After a year of NDP government, huge numbers of right-of-centre Albertans are clamouring for a united conservative party to stand in the next election.
Despite overtures made by the Wildrose last autumn, leadership and delegates at the recent PC annual general meeting emphatically voted to move ahead in isolation. For those who want to see conservatives united in the next election, this is unfortunate.
As desirable as uniting conservatives sounds to many, the obstacles are significant and abundant.
The conservative movement needs to be broad enough to encompass a winning coalition, but not so broad as to abandon time-tested principles that have proven successful in growing the economy, helping Alberta prosper and taking care of our most vulnerable.
There needs to also be a recognition that PCs are heirs to a proud institution that served Alberta well for a time, and was once a home to the vast majority of Wildrose conservatives, but that time has passed. Unfortunately, this legacy carries burdens and baggage.
But if we are going to point fingers, Wildrose has an obligation to engage in serious introspection. For many of us, bruises and mistrust of the PCs have kept us from welcoming them as equals and acknowledging that they also only want what is best for Alberta.
A major obstacle that lingers is a suspicion that some elites in the PC establishment would just resume old habits built up in the post-Ralph Klein era that caused Albertans to turn against them. As has been demonstrated, merely changing who leads the PC party did not fix this problem.
A unified conservative movement would need to embrace the best elements of the Peter Lougheed and Klein legacy, while rejecting the liberal drift and questionable ethics that caused Wildrose members to leave the PC party in the first place.
Egos and factions will also be difficult to overcome. A legitimate grassroots split in the conservative movement began over a decade ago — with roots in a longer and equally bitter struggle at the federal level — and all sides have scars to show for it.
Wildrose conservatives had every reason to forge our own way a decade ago, and while we made some early mistakes, we have been remarkably successful. More recently, Wildrosers have overcome incredible odds to rebuild a shattered party after the betrayal of December 2014. There is a deep belief in our mission that is equalled by a legitimate grassroots opposition to short cuts to power.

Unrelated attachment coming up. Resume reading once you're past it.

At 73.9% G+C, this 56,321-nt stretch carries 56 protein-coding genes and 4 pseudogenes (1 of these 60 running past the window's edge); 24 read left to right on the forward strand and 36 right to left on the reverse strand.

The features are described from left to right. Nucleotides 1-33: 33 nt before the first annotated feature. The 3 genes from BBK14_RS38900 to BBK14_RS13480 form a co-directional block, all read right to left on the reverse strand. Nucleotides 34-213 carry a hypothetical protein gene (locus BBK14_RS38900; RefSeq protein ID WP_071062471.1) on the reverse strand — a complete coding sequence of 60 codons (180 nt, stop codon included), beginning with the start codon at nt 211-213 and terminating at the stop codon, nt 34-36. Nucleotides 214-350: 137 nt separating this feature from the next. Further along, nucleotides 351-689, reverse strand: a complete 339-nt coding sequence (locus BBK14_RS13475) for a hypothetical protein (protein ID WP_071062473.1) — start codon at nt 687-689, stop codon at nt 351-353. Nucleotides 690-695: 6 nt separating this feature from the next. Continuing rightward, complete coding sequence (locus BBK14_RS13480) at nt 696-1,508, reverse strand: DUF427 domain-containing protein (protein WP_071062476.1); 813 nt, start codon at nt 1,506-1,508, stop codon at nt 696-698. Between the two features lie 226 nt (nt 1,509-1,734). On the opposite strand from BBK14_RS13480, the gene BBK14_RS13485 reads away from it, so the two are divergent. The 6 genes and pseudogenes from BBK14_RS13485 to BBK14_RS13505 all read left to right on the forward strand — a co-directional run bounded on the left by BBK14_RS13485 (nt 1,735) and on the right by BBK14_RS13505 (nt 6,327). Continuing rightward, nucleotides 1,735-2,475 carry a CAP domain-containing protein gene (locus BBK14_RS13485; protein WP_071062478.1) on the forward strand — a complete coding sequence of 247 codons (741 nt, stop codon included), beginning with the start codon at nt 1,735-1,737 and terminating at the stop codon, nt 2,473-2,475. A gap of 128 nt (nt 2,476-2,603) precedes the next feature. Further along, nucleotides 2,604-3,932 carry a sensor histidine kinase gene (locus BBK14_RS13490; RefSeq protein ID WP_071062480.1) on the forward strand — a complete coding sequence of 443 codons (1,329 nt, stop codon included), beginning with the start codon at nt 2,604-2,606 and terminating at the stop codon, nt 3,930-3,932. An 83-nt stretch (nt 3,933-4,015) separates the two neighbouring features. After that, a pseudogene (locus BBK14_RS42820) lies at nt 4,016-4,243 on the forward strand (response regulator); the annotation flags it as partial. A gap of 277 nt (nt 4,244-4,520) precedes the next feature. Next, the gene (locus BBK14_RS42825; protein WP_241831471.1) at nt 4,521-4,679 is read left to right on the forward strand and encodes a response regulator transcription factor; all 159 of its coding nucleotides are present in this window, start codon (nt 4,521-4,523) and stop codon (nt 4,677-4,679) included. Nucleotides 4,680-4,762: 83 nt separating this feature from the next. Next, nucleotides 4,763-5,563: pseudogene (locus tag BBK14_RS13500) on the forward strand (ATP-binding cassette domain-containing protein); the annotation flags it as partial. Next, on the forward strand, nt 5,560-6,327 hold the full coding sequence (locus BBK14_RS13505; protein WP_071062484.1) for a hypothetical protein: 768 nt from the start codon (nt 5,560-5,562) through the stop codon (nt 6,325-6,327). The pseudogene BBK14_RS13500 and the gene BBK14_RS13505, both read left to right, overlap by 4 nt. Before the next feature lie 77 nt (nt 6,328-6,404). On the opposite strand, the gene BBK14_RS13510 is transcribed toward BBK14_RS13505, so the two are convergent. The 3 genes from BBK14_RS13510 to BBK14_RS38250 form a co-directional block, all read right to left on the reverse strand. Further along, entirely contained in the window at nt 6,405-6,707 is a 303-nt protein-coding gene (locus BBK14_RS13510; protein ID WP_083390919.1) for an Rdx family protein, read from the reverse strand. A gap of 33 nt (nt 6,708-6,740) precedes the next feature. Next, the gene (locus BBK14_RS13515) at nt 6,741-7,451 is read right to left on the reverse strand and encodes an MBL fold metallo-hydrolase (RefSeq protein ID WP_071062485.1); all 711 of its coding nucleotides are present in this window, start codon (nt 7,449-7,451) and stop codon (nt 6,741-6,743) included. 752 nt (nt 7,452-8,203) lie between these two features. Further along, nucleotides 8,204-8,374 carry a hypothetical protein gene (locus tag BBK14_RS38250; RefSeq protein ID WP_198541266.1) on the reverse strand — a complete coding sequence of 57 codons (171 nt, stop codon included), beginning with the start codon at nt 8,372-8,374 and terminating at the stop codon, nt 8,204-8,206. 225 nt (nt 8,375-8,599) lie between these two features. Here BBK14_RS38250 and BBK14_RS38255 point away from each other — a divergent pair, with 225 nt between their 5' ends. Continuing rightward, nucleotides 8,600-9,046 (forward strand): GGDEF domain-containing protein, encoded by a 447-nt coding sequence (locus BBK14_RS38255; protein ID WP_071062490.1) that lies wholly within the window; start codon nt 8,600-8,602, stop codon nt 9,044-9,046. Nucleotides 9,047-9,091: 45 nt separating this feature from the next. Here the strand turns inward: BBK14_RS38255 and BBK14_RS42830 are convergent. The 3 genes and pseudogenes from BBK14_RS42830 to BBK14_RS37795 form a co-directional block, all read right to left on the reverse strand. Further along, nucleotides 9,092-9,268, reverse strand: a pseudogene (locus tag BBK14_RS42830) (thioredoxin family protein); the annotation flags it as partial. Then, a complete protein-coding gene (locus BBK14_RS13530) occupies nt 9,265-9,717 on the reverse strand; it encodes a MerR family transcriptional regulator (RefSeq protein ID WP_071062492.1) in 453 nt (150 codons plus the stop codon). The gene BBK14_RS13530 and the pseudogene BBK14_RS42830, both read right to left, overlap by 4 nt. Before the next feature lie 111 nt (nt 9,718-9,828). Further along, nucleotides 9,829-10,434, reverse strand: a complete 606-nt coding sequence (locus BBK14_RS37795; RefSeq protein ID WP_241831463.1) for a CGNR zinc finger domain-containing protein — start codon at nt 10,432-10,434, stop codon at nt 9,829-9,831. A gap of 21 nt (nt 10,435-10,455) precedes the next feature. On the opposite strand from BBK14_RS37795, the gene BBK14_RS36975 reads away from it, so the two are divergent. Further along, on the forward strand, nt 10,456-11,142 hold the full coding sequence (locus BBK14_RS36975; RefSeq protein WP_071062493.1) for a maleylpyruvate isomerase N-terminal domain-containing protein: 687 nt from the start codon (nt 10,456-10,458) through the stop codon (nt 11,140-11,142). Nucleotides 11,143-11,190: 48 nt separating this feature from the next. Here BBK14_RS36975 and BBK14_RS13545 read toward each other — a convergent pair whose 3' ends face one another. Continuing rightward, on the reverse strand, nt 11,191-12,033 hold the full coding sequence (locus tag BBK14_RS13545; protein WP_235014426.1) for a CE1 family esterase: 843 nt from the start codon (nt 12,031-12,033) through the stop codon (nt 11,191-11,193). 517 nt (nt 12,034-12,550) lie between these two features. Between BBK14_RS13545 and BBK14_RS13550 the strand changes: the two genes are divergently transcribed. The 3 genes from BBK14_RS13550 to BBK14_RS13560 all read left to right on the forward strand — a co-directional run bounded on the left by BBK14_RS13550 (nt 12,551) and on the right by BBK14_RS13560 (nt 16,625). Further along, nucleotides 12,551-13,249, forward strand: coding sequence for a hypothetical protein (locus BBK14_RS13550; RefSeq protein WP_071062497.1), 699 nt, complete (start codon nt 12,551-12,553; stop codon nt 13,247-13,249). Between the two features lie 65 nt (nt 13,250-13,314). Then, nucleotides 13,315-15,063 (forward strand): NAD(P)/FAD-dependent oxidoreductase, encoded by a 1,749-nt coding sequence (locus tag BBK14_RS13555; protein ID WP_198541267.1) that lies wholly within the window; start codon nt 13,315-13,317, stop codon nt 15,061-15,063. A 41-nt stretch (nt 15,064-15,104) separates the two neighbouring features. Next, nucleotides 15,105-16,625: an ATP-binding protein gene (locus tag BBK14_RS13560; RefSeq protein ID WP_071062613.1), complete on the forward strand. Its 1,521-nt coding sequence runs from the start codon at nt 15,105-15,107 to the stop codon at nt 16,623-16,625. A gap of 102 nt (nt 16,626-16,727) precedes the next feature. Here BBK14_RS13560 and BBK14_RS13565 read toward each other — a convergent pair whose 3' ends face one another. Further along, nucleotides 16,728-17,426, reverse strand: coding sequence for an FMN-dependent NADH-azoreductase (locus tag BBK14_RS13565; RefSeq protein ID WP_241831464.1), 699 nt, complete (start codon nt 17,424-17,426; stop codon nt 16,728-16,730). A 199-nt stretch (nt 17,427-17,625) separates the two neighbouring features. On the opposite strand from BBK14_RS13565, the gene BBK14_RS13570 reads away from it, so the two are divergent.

But sitting across the aisle from an NDP government that is bent upon reshaping Alberta in its government-first image has made us reassess our prejudices. It’s time for all conservatives to do likewise.
Since the PC establishment firmly shut the door to any form of merger of organizations at their convention, there is no point in pursuing that path.
Instead, the Wildrose will rise to the occasion and move to invite and unite conservatives with more than a greeting. The current incarnation of the Wildrose can and should become a bigger and broader coalition of conservatives. We will begin a process whereby all conservatives can come together and be welcomed as equals, and not as winners or losers.
Let’s start with a shared vision: A conservative party dedicated to principles of individual freedom, fiscal responsibility, religious liberty, equality of opportunity and the greatness of Alberta; welcoming to Albertans of all backgrounds; unafraid of taking principled stands, even when it may be unpopular; and uncompromising in its commitment to accountable and ethical government.
Achieving this will be more difficult than just writing out a vision. This summer, our party will bring people together at meetings and town halls right across Alberta to solicit support for changes to make our party a home for all Albertans that reject the overspending, overtaxing and economically illiterate NDP.
Together, we will put our children’s Alberta above ourselves.
A week ago I began work on a column about getting Alberta’s conservatives together. I then found out Brian Jean was working on a speech that was very similar. We ended up joining our ideas in the above column, which I am proud to say was signed by all members of the Wildrose Caucus.
Derek Fildebrandt is the Wildrose Shadow Minister of Finance and the MLA for Strathmore-Brooks